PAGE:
Photography Contests: License to Steal?

As digital cameras and online photo-sharing spur greater interest in photography among hobbyists, I’ve followed a trend that I find increasingly disturbing: photo contests that reward you by stealing your photos.

Camera manufacturers, major airlines, and other high-profile companies have staged contests offering meager prizes — and burying in the fine print that by entering the contest you agree:

  • to grant the contest organizers all rights to reproduce your pictures; and
  • that the organizers may use your pictures with no guarantee of a byline or credit.
  • As a photography instructor, I recently learned of a contest for California community college students called College Seen. It’s sponsored by the Foundation for California Community Colleges, which has a Web site illustrated by College Seen entries. The foundation declares as its mission to develop “programs and services that save millions of dollars for colleges and students.”

    With budget cuts and layoffs, most of California’s colleges and universities have done away with staff photographers. But the Foundation for California Community Colleges still has a need for pictures. Preferably, free ones.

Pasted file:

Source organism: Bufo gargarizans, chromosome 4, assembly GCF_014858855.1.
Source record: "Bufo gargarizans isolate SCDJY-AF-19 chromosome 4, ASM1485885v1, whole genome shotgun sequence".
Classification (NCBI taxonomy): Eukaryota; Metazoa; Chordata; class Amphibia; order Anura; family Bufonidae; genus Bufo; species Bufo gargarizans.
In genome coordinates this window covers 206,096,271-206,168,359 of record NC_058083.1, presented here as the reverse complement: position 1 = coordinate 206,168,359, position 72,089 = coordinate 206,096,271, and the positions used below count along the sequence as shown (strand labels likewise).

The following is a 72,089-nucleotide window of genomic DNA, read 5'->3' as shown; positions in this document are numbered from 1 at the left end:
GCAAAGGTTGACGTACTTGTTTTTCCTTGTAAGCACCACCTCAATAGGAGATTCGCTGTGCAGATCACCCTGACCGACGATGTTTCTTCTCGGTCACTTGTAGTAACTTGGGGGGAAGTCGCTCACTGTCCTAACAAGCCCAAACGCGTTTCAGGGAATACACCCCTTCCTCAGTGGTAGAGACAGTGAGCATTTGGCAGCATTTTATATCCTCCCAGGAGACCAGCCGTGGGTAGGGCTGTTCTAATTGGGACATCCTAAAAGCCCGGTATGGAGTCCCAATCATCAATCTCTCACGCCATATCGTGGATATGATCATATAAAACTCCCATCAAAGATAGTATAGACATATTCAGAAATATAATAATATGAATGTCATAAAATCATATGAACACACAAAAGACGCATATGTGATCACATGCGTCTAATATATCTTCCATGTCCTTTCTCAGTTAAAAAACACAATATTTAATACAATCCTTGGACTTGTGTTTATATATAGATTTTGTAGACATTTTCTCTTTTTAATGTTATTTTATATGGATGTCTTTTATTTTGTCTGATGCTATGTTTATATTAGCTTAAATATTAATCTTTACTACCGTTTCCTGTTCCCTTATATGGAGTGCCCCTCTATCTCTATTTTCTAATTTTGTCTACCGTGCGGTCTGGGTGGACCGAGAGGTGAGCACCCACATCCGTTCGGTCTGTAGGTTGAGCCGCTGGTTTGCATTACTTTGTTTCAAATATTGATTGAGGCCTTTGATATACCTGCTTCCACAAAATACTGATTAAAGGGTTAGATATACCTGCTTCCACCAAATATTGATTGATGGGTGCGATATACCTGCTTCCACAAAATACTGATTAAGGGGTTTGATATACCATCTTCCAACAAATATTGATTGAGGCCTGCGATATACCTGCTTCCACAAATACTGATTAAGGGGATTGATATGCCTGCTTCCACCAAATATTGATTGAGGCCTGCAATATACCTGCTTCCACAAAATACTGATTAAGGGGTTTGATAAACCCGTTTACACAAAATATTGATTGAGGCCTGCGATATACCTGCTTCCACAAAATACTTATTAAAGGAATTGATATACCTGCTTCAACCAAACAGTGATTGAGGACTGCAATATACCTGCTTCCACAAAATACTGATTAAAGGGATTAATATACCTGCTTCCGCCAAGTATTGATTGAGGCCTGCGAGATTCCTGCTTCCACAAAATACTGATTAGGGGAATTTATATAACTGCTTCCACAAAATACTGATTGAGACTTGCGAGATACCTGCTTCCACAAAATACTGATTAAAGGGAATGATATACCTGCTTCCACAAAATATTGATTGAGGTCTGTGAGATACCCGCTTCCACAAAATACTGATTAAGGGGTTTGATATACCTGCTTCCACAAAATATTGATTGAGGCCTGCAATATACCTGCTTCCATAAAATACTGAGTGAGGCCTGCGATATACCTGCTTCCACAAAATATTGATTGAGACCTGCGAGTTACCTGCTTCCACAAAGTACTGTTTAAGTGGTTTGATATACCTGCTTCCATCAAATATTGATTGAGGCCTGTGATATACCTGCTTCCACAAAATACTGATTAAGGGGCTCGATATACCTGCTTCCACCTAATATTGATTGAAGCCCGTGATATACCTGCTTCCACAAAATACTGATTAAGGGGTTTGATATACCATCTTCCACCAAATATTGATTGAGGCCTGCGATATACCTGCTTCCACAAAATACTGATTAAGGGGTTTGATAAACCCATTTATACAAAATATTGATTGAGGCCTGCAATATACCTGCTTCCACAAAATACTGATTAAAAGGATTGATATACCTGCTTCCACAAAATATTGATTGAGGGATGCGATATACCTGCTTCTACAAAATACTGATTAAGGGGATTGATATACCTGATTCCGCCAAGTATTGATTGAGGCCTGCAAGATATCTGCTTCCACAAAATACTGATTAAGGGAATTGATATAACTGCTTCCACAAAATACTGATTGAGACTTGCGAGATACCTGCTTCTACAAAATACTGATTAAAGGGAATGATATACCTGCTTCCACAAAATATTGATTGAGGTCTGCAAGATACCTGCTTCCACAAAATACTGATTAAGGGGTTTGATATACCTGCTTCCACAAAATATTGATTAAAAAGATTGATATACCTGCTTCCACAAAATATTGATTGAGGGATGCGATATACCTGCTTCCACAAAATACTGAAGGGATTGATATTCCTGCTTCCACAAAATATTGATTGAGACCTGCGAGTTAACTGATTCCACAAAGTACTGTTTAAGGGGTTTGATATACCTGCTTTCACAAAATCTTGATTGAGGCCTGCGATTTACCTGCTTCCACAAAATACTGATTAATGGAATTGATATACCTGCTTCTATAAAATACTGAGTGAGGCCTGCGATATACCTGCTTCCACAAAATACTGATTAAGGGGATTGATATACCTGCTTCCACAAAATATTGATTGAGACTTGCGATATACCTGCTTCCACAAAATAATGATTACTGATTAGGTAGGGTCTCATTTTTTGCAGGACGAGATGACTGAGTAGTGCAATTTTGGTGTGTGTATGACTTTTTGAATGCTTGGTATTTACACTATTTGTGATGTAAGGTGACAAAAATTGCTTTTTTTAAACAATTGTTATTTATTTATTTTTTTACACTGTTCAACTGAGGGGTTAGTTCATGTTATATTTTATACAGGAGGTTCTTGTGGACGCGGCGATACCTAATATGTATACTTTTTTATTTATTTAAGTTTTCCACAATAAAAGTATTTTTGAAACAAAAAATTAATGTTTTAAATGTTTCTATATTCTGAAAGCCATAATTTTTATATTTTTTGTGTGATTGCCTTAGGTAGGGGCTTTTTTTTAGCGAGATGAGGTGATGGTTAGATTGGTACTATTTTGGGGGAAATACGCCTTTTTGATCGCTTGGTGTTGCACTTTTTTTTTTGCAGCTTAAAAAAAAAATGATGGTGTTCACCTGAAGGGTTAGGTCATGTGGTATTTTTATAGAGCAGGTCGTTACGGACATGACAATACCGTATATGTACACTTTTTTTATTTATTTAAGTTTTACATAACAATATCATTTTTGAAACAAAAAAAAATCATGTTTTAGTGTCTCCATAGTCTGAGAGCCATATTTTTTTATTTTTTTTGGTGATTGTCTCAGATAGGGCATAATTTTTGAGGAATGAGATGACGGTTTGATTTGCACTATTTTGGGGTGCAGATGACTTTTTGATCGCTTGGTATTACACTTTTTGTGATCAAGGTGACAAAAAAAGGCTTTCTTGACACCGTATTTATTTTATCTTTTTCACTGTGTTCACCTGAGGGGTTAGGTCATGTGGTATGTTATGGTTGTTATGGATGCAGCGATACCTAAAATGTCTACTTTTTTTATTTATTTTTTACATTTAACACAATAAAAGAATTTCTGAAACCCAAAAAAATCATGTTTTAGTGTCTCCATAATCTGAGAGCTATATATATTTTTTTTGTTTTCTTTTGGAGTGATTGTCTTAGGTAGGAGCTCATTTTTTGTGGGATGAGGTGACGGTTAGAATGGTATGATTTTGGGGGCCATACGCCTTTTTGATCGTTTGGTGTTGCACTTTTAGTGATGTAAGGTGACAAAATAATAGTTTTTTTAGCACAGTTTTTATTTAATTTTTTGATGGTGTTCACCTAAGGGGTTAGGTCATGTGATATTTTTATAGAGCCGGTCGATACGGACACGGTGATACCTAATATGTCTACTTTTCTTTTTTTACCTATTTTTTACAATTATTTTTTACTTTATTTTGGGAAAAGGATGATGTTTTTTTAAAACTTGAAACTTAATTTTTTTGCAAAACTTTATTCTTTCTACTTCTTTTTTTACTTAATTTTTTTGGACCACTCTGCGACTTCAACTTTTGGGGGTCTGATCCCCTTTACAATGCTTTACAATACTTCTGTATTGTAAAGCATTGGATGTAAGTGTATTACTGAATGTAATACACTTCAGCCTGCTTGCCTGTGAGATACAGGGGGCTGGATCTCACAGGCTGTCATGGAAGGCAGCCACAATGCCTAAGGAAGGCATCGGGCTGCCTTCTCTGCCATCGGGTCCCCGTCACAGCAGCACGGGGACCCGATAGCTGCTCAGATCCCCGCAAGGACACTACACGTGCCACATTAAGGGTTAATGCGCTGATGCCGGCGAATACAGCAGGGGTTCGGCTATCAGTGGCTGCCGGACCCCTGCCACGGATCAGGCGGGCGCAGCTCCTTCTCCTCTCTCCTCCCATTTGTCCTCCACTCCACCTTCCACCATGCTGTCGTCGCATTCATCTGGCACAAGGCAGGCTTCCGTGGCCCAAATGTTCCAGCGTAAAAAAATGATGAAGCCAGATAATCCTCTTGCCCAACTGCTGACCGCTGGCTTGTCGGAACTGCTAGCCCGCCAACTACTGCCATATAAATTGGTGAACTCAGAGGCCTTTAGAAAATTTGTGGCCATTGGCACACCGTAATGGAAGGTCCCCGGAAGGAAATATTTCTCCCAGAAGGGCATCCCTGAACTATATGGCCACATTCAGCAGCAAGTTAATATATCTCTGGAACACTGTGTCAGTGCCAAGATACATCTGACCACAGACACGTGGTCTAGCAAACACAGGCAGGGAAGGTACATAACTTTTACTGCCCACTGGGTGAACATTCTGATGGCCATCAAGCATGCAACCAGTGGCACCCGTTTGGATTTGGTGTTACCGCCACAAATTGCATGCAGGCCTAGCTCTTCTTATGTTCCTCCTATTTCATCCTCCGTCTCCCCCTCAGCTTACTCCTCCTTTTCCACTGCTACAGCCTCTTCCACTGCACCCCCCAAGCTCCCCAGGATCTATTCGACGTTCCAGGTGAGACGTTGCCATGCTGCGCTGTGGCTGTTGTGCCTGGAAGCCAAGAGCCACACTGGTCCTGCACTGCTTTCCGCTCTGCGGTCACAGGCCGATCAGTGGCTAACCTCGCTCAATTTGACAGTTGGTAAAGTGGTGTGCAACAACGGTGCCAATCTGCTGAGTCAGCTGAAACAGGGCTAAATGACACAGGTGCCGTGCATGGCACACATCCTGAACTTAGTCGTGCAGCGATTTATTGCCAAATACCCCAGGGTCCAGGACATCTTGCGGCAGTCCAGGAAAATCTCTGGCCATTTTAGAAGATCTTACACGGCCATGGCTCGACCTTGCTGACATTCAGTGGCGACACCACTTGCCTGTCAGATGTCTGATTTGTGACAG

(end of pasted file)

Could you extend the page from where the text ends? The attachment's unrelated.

The Fine Print

    Here’s the fine print for College Seen, Rule #6, Conditions of Participation:

    By entering this competition, you agree that the Foundation retains the right to unlimited use of the submitted photographs for Foundation publicity, promotion, and advertising purposes, without compensation.

    Name recognition will be given to the photographer when possible, but is not guaranteed.

    As a condition of participation, you waive any claim of infringement against the Foundation based upon use of the submitted photograph, and agree to hold the Foundation harmless from any claims or expenses arising as a result of any allegation that you did not own or were not authorized to allow publication and reproduction of the photograph.

    I understand most of the conditions. I also understand that a $500 cash prize, along with the potential exposure of winning, can be nice motivators for student photographers.